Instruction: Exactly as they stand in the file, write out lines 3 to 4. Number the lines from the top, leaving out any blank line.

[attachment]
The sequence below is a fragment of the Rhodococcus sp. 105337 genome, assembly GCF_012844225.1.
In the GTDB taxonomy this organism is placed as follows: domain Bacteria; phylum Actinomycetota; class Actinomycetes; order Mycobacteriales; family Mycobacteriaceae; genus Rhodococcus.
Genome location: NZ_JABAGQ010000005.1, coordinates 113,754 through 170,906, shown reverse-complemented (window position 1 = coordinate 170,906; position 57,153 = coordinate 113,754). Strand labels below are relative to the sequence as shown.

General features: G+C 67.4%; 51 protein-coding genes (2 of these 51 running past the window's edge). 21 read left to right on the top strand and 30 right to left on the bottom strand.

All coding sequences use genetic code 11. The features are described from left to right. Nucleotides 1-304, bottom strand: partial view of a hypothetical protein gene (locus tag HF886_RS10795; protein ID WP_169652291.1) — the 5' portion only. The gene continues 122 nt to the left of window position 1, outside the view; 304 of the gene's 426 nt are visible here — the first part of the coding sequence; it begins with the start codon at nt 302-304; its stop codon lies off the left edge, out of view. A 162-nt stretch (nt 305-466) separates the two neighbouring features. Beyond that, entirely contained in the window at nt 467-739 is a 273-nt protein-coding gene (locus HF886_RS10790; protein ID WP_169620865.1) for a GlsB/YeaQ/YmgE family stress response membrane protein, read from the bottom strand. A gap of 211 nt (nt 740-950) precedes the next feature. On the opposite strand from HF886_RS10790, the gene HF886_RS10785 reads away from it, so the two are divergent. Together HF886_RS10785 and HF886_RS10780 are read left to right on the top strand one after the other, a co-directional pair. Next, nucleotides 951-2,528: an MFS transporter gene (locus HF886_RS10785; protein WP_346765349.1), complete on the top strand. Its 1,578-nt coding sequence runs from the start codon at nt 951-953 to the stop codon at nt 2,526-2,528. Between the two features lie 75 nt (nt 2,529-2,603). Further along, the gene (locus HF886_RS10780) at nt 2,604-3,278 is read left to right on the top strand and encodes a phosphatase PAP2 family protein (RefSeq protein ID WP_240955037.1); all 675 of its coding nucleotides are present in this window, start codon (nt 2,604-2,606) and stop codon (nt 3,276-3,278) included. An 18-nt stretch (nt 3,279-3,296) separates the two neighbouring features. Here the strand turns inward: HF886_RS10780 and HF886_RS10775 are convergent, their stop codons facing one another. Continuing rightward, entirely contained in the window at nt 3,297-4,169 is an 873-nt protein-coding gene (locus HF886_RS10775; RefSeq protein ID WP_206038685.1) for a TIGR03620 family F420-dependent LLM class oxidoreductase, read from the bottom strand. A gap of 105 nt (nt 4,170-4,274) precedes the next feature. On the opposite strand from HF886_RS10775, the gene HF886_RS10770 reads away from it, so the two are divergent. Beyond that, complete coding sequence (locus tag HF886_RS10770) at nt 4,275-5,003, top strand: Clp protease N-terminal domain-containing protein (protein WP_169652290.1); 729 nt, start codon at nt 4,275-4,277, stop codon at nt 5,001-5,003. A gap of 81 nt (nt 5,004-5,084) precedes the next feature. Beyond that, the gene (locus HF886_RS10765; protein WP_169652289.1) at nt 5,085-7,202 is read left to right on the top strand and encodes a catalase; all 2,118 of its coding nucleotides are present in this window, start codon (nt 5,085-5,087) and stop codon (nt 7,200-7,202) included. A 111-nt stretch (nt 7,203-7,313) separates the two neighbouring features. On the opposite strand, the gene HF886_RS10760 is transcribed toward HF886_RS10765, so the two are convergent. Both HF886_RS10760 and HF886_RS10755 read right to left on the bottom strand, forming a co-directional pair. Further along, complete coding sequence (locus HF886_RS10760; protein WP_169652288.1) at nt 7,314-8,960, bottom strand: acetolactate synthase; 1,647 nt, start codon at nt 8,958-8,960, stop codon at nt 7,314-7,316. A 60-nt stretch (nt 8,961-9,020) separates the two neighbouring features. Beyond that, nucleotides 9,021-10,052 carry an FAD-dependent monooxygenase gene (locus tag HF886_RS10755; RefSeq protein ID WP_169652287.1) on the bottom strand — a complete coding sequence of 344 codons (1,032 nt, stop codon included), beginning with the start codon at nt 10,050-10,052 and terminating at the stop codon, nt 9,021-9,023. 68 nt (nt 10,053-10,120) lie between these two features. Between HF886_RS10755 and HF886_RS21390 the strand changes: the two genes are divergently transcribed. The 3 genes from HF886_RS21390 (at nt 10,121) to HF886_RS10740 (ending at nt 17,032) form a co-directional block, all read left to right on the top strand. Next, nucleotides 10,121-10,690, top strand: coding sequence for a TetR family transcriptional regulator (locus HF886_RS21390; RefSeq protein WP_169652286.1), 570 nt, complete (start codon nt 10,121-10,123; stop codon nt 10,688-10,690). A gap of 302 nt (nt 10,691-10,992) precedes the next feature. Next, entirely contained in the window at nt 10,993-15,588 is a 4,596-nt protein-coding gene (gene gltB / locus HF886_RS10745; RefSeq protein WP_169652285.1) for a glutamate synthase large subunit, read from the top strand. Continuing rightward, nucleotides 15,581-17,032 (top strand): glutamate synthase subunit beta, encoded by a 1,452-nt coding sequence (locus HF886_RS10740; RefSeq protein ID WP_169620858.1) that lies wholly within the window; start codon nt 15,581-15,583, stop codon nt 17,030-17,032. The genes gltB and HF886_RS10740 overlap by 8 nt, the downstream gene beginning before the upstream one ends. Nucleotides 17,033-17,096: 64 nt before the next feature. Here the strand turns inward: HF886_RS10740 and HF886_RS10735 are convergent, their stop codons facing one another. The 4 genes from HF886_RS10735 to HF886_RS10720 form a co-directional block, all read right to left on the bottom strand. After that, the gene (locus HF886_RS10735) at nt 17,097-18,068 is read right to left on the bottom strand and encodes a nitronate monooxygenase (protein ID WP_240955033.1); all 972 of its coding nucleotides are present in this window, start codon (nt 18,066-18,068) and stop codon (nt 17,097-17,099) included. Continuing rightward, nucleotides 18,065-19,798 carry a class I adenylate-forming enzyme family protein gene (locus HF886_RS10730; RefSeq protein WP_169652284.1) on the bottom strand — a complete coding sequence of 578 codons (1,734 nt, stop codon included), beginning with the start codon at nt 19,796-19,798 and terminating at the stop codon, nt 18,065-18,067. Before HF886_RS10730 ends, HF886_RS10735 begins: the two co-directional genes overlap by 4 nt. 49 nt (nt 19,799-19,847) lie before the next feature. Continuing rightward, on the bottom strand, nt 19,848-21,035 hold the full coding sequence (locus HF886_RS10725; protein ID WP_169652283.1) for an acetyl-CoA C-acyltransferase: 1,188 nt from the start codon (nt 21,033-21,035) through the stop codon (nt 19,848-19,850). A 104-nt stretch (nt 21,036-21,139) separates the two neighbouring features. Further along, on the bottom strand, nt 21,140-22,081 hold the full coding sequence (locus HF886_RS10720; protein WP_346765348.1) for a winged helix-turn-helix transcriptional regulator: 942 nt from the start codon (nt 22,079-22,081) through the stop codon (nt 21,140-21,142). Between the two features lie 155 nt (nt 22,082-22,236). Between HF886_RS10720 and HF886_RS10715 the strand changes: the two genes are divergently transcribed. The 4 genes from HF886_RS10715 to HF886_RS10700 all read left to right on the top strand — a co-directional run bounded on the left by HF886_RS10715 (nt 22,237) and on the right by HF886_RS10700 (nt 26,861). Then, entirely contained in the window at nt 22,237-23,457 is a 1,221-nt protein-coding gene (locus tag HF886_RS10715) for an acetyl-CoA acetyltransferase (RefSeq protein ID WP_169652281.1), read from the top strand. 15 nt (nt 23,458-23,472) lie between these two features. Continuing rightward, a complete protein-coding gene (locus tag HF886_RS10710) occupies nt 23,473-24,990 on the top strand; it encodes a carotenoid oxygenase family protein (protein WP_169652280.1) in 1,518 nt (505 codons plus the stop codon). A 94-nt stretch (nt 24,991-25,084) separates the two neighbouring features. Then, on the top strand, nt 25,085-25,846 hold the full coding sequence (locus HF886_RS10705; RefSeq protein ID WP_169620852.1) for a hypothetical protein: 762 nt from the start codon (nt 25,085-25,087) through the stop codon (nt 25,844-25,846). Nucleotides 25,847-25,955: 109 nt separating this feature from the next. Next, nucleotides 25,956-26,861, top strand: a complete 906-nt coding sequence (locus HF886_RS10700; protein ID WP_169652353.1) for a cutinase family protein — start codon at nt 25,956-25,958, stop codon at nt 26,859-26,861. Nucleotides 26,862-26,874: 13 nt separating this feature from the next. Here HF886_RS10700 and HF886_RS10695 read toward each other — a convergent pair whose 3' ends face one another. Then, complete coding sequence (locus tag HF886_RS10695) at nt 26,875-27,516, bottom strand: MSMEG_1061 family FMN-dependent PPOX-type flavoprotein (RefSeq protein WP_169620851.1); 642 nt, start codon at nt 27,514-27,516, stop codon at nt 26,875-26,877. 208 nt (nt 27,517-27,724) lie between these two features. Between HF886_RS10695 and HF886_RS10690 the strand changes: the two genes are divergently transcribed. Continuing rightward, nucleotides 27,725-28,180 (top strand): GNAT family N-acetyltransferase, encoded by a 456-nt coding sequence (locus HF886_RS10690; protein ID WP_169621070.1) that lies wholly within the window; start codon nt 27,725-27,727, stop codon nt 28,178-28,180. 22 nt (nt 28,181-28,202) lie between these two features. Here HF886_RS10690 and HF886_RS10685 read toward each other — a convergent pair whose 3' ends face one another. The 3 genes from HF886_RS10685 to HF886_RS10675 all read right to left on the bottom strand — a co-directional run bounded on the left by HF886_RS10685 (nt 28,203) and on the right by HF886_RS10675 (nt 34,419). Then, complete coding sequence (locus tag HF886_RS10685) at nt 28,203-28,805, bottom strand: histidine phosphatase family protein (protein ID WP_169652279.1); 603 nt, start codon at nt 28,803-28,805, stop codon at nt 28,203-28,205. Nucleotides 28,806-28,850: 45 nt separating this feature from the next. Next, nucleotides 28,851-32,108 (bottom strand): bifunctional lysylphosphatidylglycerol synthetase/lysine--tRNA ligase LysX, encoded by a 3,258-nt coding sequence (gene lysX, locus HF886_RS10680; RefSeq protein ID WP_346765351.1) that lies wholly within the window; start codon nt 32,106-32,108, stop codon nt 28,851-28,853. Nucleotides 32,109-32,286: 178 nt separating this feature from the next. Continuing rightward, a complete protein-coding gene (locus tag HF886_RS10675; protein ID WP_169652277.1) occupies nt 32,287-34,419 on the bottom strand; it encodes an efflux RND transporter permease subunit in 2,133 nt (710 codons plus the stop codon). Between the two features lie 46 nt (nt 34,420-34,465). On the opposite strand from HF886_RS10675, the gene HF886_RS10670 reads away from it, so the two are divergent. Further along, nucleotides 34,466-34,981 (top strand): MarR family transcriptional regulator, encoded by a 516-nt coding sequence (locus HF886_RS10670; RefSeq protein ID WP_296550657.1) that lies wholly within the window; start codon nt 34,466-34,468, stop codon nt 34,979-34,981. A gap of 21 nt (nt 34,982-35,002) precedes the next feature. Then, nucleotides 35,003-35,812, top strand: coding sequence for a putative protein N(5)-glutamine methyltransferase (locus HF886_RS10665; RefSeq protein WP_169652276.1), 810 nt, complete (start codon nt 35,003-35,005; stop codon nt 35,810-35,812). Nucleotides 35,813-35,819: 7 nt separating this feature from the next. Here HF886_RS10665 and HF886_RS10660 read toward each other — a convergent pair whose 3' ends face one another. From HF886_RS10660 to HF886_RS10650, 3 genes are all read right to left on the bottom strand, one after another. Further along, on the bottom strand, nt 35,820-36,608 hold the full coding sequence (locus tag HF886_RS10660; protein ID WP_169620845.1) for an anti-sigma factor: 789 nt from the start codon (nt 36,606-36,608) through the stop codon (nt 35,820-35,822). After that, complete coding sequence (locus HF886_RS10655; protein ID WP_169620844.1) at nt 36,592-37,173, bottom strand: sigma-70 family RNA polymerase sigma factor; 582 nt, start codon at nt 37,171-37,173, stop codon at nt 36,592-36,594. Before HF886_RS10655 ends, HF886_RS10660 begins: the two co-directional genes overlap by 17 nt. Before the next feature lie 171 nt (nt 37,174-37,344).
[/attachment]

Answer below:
Genome location: NZ_JABAGQ010000005.1, coordinates 113,754 through 170,906, shown reverse-complemented (window position 1 = coordinate 170,906; position 57,153 = coordinate 113,754). Strand labels below are relative to the sequence as shown.

General features: G+C 67.4%; 51 protein-coding genes (2 of these 51 running past the window's edge). 21 read left to right on the top strand and 30 right to left on the bottom strand.